Fair work and good jobs are good for employees, employers and society
There is now increasing attention nationally and internationally on the potential for synergy between agile and high performing businesses/organisations, high quality, inclusive and fairly rewarded work and effective, efficient and prosperous societies. Research clearly highlights the relationship between job and employment quality on the one hand, and poverty, health and well-being on the other. Poor quality jobs can impact negatively on physical and mental health and well-being. Poor quality jobs contribute not only to in-work poverty but also to lifelong poverty beyond working life. Good jobs bring business benefits in terms of individual performance, flexibility and willingness to change and innovate. Employers who offer good jobs identify benefits in terms of recruitment and retention. Well-designed tasks encourage staff to use their skills and talents effectively, encouraging better performance. Good employment practices can support the alignment of employer and employee aspirations. Constructive and collaborative workplace relations - individual and collective - can support all stakeholders in facing inevitable business challenges. Good jobs contribute to economic competitiveness and social cohesion. Crucially, good jobs encourage the innovation that drives wealth creation.
What makes a good job?
There are a variety of ways of thinking about what makes a job good and a range of ways to measure job quality. Essentially, components of job quality include:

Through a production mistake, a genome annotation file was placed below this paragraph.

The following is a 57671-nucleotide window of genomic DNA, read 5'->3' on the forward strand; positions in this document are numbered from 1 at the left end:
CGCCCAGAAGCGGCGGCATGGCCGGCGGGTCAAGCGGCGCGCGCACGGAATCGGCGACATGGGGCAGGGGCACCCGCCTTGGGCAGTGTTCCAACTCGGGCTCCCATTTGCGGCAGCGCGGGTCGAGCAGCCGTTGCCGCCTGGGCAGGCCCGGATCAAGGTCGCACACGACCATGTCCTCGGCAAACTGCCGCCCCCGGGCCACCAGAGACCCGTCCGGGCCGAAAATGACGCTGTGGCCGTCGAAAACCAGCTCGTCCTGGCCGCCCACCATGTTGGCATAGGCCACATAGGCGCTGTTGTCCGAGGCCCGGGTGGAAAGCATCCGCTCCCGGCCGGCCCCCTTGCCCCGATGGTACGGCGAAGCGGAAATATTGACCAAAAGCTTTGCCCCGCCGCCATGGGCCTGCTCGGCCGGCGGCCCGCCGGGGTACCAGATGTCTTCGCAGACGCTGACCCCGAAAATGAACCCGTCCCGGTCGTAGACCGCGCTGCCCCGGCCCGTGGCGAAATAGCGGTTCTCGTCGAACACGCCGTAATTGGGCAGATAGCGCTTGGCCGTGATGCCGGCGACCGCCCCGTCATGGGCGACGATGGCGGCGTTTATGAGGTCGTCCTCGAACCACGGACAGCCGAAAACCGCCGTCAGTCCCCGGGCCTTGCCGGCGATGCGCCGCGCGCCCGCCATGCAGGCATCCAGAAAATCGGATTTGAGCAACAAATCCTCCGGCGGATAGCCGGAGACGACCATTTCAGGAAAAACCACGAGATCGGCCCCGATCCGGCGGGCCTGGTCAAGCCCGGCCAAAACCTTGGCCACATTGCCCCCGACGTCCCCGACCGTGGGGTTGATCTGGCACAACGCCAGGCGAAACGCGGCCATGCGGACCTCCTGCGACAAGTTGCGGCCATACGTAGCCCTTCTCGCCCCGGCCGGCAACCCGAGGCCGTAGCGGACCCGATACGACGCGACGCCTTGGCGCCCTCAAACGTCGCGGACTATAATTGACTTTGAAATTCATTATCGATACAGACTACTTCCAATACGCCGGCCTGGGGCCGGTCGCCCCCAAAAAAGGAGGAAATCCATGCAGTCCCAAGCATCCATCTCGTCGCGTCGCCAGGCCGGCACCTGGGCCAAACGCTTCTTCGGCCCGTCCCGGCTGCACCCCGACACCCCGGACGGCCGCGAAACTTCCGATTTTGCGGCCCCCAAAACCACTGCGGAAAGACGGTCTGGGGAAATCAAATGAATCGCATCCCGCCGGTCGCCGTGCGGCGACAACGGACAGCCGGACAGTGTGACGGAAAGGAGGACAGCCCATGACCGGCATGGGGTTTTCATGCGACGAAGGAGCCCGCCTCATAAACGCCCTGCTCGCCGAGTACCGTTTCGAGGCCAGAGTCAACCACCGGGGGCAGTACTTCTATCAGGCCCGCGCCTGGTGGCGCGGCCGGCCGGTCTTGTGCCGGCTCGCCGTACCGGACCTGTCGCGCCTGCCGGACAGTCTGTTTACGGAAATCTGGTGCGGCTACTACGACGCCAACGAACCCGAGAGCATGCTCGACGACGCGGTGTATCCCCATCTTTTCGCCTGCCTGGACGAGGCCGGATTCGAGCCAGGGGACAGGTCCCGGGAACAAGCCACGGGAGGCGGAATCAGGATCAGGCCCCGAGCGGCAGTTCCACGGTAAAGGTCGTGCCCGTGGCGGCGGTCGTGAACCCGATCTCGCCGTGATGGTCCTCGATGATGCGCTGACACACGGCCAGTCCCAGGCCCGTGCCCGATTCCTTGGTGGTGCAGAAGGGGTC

Task factors: the intrinsic nature of the work that is done
These include pace; skills; autonomy; challenge; discretion; ability to make a difference; the physical working conditions/work environment; and opportunities for development.
Employment factors: the contractual arrangements around work
These include pay and opportunities for pay progression; job and employment security; benefits (such as sick pay and pension arrangements); hours of work; and work-life balance.
Workplace factors: relationships and governance at work
These include perceptions of fairness; perceptions of trust; confidence in the ability of colleagues and managers; confidence in the integrity of colleagues and managers; perceptions of mutual respect; opportunity for voice; and due process/procedural justice.
How these various components of a job are aligned differs between workplaces and for different people. Overall we know that in good jobs, these key 'ingredients' are aligned in ways that allow individuals, organisations and society to flourish. In bad jobs, these factors combine to produce poor outcomes for everyone. Research tells us that good jobs decrease the burden of physical and psychological illness (and the costs of treating illness), reduce poverty (with impacts on the welfare system), encourage social inclusion, improve productivity and agility and strengthen businesses and societies.